The objective of the Global Cooperation in Cyberspace program is to reduce conflict, crime and other disruptions in cyberspace and promote stability, innovation and inclusion.
Cyber is at the nexus of the greatest security threats the world faces. The innovation that creates so many efficiencies and connections is also a source of risk. Unproven technology contains vulnerabilities that malicious actors exploit. Roles and capabilities for maintaining security and protecting freedom are muddied. The structure of the global economy is shifting on its axis. Social media connects us with our loved ones and provides platforms for disruptive disinformation. Cyber weapons destabilize longstanding international security arrangements. The divide among digital haves and have-nots remains significant; billions of users are expected to connect to cyberspace over the next several years, creating new opportunities as well as societal vulnerabilities and risk, particularly in the Global South.
Global cooperation is essential to successfully address existing and emerging conflicts—both in cyberspace and across all areas of human endeavor. To this end, the EastWest Institute began its cyber work in 2009 as the pioneer organization that initiated a global dialogue on cyberspace security, diplomacy and deterrence. Past successes have helped shorten repair times for damaged undersea cables, reduce spam on a global basis, promote balanced encryption policies, build bilateral confidence and trust between East and West to improve crisis response and combat malicious hackers, and develop norms of responsible behavior in cyberspace.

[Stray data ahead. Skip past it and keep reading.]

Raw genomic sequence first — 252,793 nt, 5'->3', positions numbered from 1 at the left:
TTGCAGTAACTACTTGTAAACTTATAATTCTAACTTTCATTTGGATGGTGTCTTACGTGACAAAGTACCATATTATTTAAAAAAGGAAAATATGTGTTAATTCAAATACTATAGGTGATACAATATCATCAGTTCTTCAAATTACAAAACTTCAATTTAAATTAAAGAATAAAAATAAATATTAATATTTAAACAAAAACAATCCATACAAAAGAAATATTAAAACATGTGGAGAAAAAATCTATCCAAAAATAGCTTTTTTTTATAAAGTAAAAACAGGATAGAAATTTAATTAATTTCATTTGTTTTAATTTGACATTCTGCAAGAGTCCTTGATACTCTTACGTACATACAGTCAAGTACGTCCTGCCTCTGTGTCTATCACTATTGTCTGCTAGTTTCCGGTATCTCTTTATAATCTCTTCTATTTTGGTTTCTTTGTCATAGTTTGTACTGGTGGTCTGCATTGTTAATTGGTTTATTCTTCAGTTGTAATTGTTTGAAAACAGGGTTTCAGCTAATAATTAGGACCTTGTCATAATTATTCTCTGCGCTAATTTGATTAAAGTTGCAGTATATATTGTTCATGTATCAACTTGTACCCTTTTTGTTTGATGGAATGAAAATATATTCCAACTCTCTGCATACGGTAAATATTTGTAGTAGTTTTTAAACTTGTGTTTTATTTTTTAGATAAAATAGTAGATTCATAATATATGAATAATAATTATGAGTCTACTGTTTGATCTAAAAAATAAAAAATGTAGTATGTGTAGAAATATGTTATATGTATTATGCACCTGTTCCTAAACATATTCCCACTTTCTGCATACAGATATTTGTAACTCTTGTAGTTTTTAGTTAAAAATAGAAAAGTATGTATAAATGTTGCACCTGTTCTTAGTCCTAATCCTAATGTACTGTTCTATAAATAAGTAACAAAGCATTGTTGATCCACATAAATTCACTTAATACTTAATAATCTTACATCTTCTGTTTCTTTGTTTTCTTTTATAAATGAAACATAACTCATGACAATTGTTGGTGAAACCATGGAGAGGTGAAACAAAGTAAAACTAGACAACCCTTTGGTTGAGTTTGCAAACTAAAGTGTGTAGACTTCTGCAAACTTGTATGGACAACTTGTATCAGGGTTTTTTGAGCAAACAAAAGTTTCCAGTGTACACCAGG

Working with government, business and civil society leaders from around the world, the program has highlighted three objectives to be pursued towards a safer and more secure Internet:
- Promote cybersecurity defenses to increase the costs and reduce the benefits cyber attackers can expect.
- Advocate for limits on the use of cyberspace and cyber tools for offensive purposes.
- Facilitate enhanced operational collaboration across borders and among adversaries.
The Global Cooperation in Cyberspace program utilizes the EastWest Institute’s proven trust building process—convene, reframe and mobilize:
EWI convenes many meetings, including bilateral and trilateral country-to-country discussions, focused workshops on specific topics, and broader strategy development roundtables. In recent years, EWI has hosted sessions on the geopolitical and economic effects of cybersecurity at the Munich Security Conference; a workshop on protectionist government actions in the global ICT market; and a dialogue on trilateral cyberspace cooperation between China, India and the United States.